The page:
Why would Apple release a new red number ahead of the iPhone 5 launch?
With all the rumours around a new iPhone coming in a matter of days with a more than likely elongated form factor, the latest Apple announcement is somehow disconcerting. The company has just announced a new edition of its popular iPhone 4 and 4S bumper in collaboration with (PRODUCT) RED. This is, a red iPhone bumper.
Many would see this move coming — Apple has released plenty of its more affordable gadgets and accessories in red to support the campaign against AIDS. In addition to iPods, iPad owners can buy a special edition red Smart Cover and Smart Case since the accessories hit the shelves for the first time.
The iPhone bumpers have been with us since the introduction of the iPhone 4 two years ago. Remember that in the midst of the 'antennagate' Apple decided to compensate early adopters with a free bumper as a work around the 'death grip' that would fix any reception issue. I don't have any sales figures, but a lot of people got a bumper for free back then. There was even an app for that!
Two years is a lot, specially when a rumoured new iPhone 5 could render these obsolete. For me the announcement of the red iPhone bumper meant something completely different. As part of some whacky investigative piece I was preparing for the blog, I have come across this red iPhone bumper before. In fact, I have one on my desk right now. Let me explain.
What about buying as many fake bumpers as you can for the money Apple charges for an authentic one?
Exclusive novelty junk
Once of the perks of writing about Apple gadgets is that people approach you with all type of accessories for review. I insist I'm more interested in the software and not so much in the hardware, but the requests keep coming. Over the years, I have used and reviewed cases for all the iPhone models I've owned — all of them. From the pricy machined aluminium ones from Element Case or the Kickstarter-funded i+Case, the ingenious iPUP, right down to the despicable Chinese knock-offs.
Seeing this market bloom in front of me sounded like a great idea for an article. Whether you are in Canal Street in New York or Camden Town in London, the image is the same: piles of cheap iPhone cases, clearly a customisation winner in front of the fractured RIM and Android mobile world. At least on the under $3 accessory front.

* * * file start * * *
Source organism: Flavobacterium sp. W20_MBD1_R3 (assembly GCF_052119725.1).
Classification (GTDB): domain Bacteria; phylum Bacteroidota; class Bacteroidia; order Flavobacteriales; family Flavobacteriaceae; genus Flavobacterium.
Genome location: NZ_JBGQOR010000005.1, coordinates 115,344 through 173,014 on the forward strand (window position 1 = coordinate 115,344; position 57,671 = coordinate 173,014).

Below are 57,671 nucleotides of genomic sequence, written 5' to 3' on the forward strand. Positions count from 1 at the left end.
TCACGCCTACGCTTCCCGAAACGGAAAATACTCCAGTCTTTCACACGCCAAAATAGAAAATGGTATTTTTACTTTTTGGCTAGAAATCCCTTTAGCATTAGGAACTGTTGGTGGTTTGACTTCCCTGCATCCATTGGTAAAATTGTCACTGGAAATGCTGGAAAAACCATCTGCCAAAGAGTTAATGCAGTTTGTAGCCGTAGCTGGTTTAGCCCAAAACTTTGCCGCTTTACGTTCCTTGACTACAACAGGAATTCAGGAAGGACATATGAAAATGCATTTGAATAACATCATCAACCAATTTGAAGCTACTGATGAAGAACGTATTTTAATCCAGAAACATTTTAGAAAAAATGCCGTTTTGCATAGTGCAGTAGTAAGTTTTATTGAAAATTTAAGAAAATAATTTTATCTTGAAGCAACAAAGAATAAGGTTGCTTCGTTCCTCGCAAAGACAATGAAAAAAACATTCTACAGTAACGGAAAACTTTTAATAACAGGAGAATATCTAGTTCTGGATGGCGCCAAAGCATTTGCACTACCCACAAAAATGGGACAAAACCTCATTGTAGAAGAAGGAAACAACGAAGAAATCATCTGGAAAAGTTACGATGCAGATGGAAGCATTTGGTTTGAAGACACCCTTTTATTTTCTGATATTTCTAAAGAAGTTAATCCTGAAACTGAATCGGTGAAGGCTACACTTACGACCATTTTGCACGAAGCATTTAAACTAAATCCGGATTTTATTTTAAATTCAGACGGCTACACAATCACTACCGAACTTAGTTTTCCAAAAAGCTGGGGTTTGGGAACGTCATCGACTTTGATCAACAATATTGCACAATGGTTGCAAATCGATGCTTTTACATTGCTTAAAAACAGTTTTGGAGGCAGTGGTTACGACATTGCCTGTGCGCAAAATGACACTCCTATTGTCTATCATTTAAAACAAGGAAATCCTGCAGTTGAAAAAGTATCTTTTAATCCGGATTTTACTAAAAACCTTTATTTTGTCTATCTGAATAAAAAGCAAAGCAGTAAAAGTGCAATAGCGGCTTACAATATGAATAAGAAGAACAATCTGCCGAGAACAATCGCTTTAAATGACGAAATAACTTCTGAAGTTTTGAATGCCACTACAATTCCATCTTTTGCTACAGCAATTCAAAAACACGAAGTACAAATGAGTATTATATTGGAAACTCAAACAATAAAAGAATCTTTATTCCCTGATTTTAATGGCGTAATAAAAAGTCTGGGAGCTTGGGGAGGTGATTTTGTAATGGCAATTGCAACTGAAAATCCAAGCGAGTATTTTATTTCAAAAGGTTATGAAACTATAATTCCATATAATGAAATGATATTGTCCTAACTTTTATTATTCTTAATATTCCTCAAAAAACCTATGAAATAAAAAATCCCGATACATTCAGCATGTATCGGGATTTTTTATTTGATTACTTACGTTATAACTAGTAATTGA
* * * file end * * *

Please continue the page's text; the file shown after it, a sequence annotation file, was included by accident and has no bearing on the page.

Among all the street market plastic junk, the iPhone bumper is the king. I have seen the same crappy cases unashamedly sold as Apple rip-offs in stalls, your pop-and-mom shops, convenience stores and online retailers. The counterfeit packaging is so ubiquitous that I even doubted about Apple's choice to market their own. A quick reality check on my nearest Apple Store is all I need to realise there must be a factory in Asia churning these like popcorn.
The trashy side of Apple's industrial design
When I first got my iPhone 4 I went for the genuine bumper that sells $29-£26. I like it for three reasons: It looks alright and doesn't hide the device. I wouldn't say it's minimalist, but at least it doesn't change radically the appearance. It doesn't add much built either.
It also offers a soft rubbery grip instead of the cold sharp feel of the aluminium edges. You can still slip it in your pocket quite easily. Finally, it offers some minor protection against bumps, critically protecting the glass sides without any type of sticker (as in an Invisible Shield). At least it avoids any scratches when you leave the iPhone on a table.
With a product using these materials, there's an issue with durability. I've seen a green bumper at home lose its vibrant colour in a matter of weeks. With my black bumper the extensive rubbing and everyday use led the rubber parts to separate from the plastic core. Of course, I needed a replacement.
Faced with the challenge of finding a suitable case for an iPhone that could be obsolete as soon as a new version comes out I wanted to be conservative. I have a ridiculous stock of spares that I haven't gifted yet, but I still wanted to go for a bumper. What would you do in this situation? Seeing that the Chinese clones sell for $1 I didn't have much to lose. This is when I decide to begin the experiment and spend as much as Apple charges on cheap knock-offs.
Continue reading about the bumper experiment in the second part